So What Do We Want of Banks?

So what do we want of banks? A fair question and more sharply pointed in the post-2008 financial meltdown. The skeletons of some banks that fell over are still roaming halls and corridors in major cities, and probably still rumbling through your life too if you're in a major financial center like Singapore, New York or London. You may still find some Lehman Bros goodies on Ebay and the bankruptcy administrators did find USD 11 bn! The Lloyds/HBOS/Insight Investment/SWIP saga drags along in the City of London, while the boxing inside and outside the Bank of America/Merrill Lynch merger will be a great spectator sport for a while yet as WSJ and The Atlantic covered. Tuesday's profits announcement from Wall St did not help the mood either . Things are a little prickly now that Goldman Sachs is piling on the profits, profits which some argue are from the crisis it helped create , although investment types at SeekingAlpha like the good news. And the bump in pay packages is going to attract whining louder than Lions supporters on the 2009 Springbok tour. The question was posed by moderator Tom Cummings facilitating one of the breakout conversations at the Tallberg Forum 2009 in Sweden 24-28 June 2009. My thinking heads to the large end and the small end .

At the financial sector "reality check" seminar at the Tallberg Forum on Fri 26 June the question was debated - so what do we want of banks? - and I liked the first reply by the discussant (that role title always makes me smile). The discussant prefaced comments by admitting he had been a sell-side analyst covering the financial services sector in his past. Chatham House rules make me unable to attribute comments nor positions, but we had a fair crop of current and past financial services thinkers, workers and leaders, including fromTriodos, HSBC and ABN Amro. The frank comment from the discussant was not “more funding to eco-friendly ventures” nor “lower fees for unbanked communities’ nor "low-income housing loans" or such. No, it was short and sharp, and indisputable: “I want my money back!” Can you argue with that from a bank? Pretty simple, but pretty fundamental. We want a bank to be solid - reflecting the huge architectural homes they had back in the 19th century with columns and vaults and steps - and to know the cash will be there when we need, give or take the odd Italian Job .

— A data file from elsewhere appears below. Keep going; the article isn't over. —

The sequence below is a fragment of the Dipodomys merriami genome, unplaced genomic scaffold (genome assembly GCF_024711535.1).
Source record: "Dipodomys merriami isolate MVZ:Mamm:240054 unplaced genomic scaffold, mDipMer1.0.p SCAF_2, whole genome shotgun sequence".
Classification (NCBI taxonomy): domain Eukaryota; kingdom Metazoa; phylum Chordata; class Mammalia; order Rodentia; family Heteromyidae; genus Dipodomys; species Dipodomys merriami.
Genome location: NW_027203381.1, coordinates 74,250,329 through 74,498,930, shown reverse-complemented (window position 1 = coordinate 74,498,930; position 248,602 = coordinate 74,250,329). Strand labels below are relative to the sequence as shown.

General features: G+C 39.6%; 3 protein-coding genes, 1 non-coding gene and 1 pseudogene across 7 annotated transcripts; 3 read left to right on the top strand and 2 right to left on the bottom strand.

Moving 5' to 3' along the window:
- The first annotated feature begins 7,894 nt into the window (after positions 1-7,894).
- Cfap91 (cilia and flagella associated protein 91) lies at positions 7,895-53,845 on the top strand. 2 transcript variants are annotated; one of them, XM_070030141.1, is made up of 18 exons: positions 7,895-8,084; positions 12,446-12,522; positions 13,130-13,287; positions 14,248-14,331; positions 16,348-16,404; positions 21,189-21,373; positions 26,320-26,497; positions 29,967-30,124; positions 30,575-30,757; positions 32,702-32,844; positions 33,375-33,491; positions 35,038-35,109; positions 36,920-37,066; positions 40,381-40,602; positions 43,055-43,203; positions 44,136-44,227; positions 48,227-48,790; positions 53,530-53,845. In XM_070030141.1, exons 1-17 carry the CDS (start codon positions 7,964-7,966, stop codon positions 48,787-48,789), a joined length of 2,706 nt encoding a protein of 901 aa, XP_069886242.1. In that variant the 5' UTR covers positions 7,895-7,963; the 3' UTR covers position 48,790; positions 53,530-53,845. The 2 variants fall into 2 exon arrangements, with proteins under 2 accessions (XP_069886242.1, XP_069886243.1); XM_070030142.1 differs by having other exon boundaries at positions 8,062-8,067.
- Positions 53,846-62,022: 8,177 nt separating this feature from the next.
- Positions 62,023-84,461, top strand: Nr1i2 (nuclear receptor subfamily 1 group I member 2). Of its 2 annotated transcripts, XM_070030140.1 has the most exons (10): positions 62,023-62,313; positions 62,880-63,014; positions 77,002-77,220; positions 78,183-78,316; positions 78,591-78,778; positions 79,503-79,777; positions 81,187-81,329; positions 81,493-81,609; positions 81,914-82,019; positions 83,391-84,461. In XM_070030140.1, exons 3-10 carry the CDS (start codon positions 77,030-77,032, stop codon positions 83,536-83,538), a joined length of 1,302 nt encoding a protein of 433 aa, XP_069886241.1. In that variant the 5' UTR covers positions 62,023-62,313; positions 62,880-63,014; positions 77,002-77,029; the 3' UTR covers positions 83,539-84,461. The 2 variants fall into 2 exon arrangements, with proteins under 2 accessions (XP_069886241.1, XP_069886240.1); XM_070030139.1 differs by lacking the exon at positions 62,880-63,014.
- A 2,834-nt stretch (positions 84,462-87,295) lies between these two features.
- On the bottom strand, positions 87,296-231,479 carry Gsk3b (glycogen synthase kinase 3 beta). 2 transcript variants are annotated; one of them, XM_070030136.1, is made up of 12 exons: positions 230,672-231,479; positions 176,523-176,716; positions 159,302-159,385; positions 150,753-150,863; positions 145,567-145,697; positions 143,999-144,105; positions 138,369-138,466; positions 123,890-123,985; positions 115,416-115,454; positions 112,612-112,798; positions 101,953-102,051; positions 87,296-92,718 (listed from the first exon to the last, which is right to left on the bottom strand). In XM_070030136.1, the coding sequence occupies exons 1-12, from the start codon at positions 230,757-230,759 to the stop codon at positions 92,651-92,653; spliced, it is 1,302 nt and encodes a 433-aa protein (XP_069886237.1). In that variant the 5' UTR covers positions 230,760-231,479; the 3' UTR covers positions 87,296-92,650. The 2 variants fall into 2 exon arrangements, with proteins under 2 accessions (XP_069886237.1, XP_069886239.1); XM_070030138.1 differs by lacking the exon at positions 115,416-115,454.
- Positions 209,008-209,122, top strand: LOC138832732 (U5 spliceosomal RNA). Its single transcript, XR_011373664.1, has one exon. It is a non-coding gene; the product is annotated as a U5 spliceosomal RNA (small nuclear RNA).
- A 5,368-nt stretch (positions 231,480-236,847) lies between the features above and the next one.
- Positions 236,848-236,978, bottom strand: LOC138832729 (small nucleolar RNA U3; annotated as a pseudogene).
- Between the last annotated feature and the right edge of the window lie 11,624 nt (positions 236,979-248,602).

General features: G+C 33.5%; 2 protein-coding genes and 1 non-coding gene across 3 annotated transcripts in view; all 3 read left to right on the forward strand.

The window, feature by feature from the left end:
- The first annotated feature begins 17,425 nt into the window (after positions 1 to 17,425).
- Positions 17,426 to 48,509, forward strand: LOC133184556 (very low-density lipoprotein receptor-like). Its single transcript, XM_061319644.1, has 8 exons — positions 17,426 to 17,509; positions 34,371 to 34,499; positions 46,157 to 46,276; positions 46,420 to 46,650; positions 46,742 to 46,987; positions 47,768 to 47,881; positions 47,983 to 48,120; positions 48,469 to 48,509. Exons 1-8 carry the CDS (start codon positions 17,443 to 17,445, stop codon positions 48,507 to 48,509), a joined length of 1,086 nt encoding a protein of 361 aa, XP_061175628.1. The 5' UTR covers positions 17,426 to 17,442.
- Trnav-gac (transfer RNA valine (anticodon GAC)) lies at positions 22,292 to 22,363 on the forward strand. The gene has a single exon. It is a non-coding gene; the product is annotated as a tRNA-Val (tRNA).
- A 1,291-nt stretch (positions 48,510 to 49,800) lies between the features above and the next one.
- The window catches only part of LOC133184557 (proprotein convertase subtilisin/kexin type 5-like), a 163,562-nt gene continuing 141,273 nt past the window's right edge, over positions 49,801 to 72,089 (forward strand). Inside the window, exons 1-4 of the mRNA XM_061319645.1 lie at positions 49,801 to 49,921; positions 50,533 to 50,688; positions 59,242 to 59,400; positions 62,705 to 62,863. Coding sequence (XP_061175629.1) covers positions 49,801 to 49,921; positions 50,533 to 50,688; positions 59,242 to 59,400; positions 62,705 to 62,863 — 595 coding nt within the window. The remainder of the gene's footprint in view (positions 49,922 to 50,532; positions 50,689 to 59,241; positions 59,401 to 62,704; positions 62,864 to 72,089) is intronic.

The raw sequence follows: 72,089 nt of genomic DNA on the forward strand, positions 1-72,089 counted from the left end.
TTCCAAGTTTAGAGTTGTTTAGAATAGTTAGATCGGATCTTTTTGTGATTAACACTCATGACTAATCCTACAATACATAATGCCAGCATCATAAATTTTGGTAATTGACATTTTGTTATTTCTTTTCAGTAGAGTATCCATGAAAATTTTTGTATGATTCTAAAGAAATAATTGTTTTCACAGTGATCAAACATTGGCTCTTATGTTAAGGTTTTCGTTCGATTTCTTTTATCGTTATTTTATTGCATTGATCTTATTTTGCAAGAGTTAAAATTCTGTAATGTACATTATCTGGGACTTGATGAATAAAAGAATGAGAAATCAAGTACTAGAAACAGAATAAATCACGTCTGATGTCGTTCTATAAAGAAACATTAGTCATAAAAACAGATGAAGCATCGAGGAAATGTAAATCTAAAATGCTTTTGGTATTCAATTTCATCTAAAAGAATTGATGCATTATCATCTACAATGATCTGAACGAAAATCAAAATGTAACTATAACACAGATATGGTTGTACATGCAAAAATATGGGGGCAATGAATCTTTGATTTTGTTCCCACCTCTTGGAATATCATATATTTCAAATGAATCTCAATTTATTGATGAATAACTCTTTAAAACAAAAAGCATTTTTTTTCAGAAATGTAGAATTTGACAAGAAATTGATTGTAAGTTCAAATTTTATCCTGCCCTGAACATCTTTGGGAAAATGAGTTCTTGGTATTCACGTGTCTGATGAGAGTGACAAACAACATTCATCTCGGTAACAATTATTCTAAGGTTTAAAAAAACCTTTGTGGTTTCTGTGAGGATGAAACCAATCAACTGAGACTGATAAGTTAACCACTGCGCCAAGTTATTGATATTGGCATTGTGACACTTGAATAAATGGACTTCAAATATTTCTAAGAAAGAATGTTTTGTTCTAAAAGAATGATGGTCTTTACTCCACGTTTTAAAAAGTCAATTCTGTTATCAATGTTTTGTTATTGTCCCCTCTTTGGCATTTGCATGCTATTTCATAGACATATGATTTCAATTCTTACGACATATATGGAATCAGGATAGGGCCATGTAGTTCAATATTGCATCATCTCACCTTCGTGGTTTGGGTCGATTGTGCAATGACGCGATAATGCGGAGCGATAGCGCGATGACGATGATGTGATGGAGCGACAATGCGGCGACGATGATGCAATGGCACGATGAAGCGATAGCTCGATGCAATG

Tom managed to guide the conversation long enough to unlock other core aspirations for what we want from banks, namely “meet needs at reasonable price” and “values that match my values” . But that first reason for what we want from banks does stick out: core to strategy. The comment is also a reminder about the context: the for-profit lender bank has a role to play, and fundamentally it is about keeping its client’s money safe until called for. This is some 9 years after the paper in Fall 1998 in defence of the need for commercial banks from a University of Chicago academic, Prof. Rajan, at the National Bureau for Economic Research in the US.

Peter Blom, of legendary Dutch banking group Tridodos has reasons to smile, and not just for having a shop that won the 2009 FT Sustainable Banker award in LDN (see post Geldof Lectures Bankers) in a boost to the UK operation. . After the recent meldown, Triodos was swarmed by depositor clients seeking safe haven for their money. Triodos describe how they deploy your capital. In a moment, in a disaster, the different and transparent and understandable business model over the history of Triodos had been building for years suddenly proved its worth. Apart from the Triodos sustainability pitch, depositors were delighted to just find a bank they could trust. At its peek, Triodos were collecting 300 clients per day. That is something to grow a business on, although still yet a niche in The Netherlands, UK, Belgium, Spain and Germany where it has operating licences.

The Tallberg conversation spoke of banks heading back to core business, addressing responsibility, transparency and speculation issues up front. What shall we do with the banks . Some delegates spoke of wanting to have banks being simpler, to make sure savings are really safe. Regulation to help make this happen is a given. The super-regulation across jurisdictions is still being hammered out, and no doubt too much regulation will be with us before things settle back. But do enjoy reading the paper "Why Do We Regulate Banks" from the right-wing American Enterprise Institute from 2005 . Or the 1991 Time article "Do We Really Need Banks Anymore?" which predates the 1990s rush to unpack the wise but outdated 1930s banking legislation in the US. What a wonderfully prescient push in the wrong direction. The impact of “fear and greed” was still apparent at Tallberg in the edgy comments about bankers (but some of my best friends...!). Not every bank is a Triodos. What do we want of banks? Bottom line for banks, whether at the windy end of downtown Manahattan at 85 Broad St or on your local neighbourhood block: we want our money back, on any given day. Better than that, get that money multiplying into investment and lending that understands the planet has boundaries, that directly integrates ESG factors in investment decisions.